So I've been using my FitBit for a week. Do I love it? Unequivocally! How accurate is it? Pretty darn accurate, but with only a week of data, it's hard to tell.
This post is the nitty-gritty about what it is, what it does, and how it does it. My next post will be my FitBit User Review, wherein I will tell you how it's affected my lifestyle this week, and whether it's been worth it to me.
WHAT IS A FITBIT?
Image from FitBit Flickr stream: http://www.flickr.com/photos/f
A FitBit is a little device that, with the free website, crunches data about your daily movement. The tracker saves your daily steps, mileage, calories burned based on that data, and also tells you how active you've been recently on a scale of 1 to 10. You can also put it into an annotation mode that currently tracks your movement while you sleep. Once you put in your age, gender, height and weight on your free website profile, the tracker data (which is uploaded wirelessly & silently every 15 minutes when you're within 15 feet of the recharging station) is then filtered into an array of bar graphs, pie charts and widgets that will tell you whether you're fairly active or mostly sedentary, how many times you wake up in your sleep and therefore how efficiently you sleep, what parts of the day you're most active during, and how many calories you burn on average every day. You can take it one step further by tracking your calorie intake, logging your weight, and making the calorie burn count more accurate by inputting exercises that the tracker may not track accurately, like weight lifting.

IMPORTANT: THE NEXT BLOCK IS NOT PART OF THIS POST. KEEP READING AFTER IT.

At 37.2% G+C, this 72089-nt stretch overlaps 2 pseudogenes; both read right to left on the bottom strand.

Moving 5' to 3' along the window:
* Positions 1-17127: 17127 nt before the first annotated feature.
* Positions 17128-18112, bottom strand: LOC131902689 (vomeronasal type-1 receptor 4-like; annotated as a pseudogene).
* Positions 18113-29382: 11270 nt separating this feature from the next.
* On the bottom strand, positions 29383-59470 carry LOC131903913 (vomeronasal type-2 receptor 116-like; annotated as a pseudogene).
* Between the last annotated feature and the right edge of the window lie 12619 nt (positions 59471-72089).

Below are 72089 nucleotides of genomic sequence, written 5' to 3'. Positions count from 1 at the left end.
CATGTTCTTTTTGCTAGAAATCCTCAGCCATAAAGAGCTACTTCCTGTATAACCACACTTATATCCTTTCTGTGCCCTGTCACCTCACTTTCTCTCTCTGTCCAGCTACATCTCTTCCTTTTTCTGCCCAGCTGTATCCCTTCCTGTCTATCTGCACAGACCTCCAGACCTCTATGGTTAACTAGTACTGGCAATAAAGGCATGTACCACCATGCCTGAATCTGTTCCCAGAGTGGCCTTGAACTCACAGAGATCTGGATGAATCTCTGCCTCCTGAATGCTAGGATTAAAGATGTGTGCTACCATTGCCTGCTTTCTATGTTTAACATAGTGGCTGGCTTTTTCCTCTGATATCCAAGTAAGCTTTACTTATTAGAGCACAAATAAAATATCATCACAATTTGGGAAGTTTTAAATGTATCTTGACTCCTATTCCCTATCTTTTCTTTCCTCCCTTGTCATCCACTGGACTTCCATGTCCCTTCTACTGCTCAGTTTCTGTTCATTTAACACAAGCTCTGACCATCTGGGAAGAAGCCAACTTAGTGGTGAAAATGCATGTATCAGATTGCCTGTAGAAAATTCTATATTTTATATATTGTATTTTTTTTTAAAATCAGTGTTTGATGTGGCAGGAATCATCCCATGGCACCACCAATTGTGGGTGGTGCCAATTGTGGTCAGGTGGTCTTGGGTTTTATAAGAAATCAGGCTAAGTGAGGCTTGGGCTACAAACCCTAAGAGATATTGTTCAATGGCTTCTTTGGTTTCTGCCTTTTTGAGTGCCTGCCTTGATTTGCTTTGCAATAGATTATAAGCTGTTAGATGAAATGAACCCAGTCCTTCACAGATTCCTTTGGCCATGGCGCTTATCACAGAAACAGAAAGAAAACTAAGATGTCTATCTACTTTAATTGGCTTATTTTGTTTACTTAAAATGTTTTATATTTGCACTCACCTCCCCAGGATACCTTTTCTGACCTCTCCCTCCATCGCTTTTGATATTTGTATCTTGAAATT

TRACKER & PERIPHERALS
The FitBit ships with the tracker, a USB charging antennae, a holster for clipping it to thicker fabrics like a leather belt, and a wrist band to wear it in while tracking your sleep.
Image from http://www.fitbit.com/product
The tracker is pretty cool. It's smaller than most USB flash drives and has one button and a blue OLED display that's bright enough to see in anything dimmer than direct sunlight. Also, you can't seem to see it at all through sunglasses. I didn't have much of a problem checking it while hiking today, though. It's black with a nonslip texture, and the interior is a shiny silver plastic. The four displays available are steps, mileage, calories burned, and your recent activity scale. Hit the button once, and it shows the last screen you were on; hit it multiple times and it scrolls through them all. Expect a battery level indicator to be added in the future, as well; currently, the battery level only shows when you place it on the recharger, or hit the button while it's recharging. The battery needs to be charged about every five days.